Rural Clayton, its schools offer parents peace of mind

September 27, 1992|By Arnold Hamilton | Arnold Hamilton,Dallas Morning News

CLAYTON, N.M. -- From the moment their children left for school each day until the time they returned home, Anthony Giraitis said he and his wife, Shirley, worried.

They worried about the influence of gangs in the Albuquerque, N.M., schools. They worried about drive-by shootings. They worried that their girls might be assaulted.

Then, this summer, Mr. Giraitis (pronounced Gratis) had a revelation of sorts. It came in the form of a newspaper advertisement beckoning transfer students to the northeastern New Mexico farm and ranch town of Clayton.

Mr. Giraitis drove up, checked out the schools, walked around the outside of a house, bought it and moved his entire family -- all on the promise that Clayton would offer a wholesome throwback to the days when kids could just be kids.

"This may have been the wisest thing I've ever done," said Mr. Giraitis, 33, a licensed practical nurse. "We couldn't have been more delighted with the way it's worked out."

The Giraitises are not alone. Other families, though not moving themselves, are sending their high school-age children to Clayton as part of a novel campaign to stem declining enrollment and preserve the centerpiece of the 2,400-resident town.

School Superintendent Claude Austin said Clayton began advertising for transfer students about July 1 in New Mexico's major papers, offering students the opportunity to be more than just a number and their parents peace of mind.

He said the district projected that it would open the academic year with about 726 students, only five more than last year. Instead, 760 students are enrolled, about 10 of whom are believed attributable to the transfer campaign.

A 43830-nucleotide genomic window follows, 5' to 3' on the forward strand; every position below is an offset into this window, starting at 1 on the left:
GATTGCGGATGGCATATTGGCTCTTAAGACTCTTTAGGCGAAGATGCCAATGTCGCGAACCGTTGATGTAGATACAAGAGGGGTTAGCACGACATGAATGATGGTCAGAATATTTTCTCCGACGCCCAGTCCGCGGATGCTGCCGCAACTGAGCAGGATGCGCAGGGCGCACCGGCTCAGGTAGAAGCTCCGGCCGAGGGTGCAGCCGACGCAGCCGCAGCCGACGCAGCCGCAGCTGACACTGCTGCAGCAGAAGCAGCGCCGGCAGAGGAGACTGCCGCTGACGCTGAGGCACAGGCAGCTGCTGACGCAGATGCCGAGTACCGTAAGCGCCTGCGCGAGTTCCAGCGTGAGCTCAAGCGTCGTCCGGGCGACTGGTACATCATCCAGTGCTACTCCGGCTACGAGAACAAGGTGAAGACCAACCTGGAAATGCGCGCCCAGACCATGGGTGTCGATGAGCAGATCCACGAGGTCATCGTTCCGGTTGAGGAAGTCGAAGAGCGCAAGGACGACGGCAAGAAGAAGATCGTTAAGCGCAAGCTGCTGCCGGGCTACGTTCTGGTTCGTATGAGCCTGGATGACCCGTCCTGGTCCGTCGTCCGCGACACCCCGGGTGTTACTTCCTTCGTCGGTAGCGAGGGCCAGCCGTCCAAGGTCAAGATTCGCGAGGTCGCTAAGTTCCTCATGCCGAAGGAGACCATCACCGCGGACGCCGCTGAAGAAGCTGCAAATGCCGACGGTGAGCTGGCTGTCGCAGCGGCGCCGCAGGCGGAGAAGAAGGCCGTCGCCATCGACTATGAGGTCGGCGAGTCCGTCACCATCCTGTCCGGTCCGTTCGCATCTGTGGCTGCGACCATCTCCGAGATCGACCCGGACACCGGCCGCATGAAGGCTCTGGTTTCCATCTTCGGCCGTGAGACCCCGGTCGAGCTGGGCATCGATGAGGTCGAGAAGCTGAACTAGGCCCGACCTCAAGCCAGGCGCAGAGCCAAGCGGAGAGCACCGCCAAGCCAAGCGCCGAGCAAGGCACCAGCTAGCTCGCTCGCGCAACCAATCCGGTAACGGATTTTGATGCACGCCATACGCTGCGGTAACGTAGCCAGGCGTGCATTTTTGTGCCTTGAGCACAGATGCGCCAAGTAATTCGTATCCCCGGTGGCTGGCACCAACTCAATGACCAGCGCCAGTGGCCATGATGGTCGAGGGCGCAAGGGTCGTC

With the Chamber of Commerce and the superintendent's office still sending information packets to interested parents and students on a regular basis -- some to places as far away as Vancouver, British Columbia, and South Carolina -- it may be another year or two before the full impact of Clayton's efforts is realized, Mr. Austin said.

"It's just beginning," he said. "It's looking like a good way to build economic development for the whole area, using the school district as a way of luring people to this area."

Securing the long-term future of the school district is important, Clayton officials said, not only because it is the town's largest employer, but also because Clayton's identity, like most rural communities, is built on its schools.

The transfer campaign is designed primarily to stem a recent decline in enrollment, they said. Each transfer student earns about $1,845 in state aid.

Although some Clayton residents say it's too early to tell if the program will ultimately succeed, they believe indications are favorable.

Joe and Dolores Kokaly said they heard about the program this summer when they were house-hunting in Clayton. When the retirees decided to move to northeastern New Mexico from Northern California, they wrote the superintendent, Mr. Austin, offering their home to a transfer student.

After only three weeks with their student, 15-year-old Russell Kaplan, they said they now believe they would like up to three students at a time.

L And Russell has expressed an interest in staying year-round.

"Everybody's a friend," he said. "You know everything and everybody in town."

But perhaps no one is happier about Clayton's transfer campaign than the Giraitises. The parents of five children -- with another expected soon -- they have found Clayton's slower pace much to their liking.

In fact, Mr. Giraitis, who initially remained in Albuquerque and commuted home on weekends, now has quit his job there to make improvements on the house they bought in Clayton. As a licensed practical nurse, he said, he can land another job in Clayton or nearby Dalhart, Texas.

"They [their daughters] come home from school happy; they can play out in the front yard; I can send them to the store without worrying about them," Mr. Giraitis said. "You don't feel that threat of 'Did I lock the door? Did I lock the pickup truck?'

"We definitely feel we hit a gold mine. . . . We have found what most parents can only dream of: peace of mind."

Roger Simon is ill. His column will resume when he returns.

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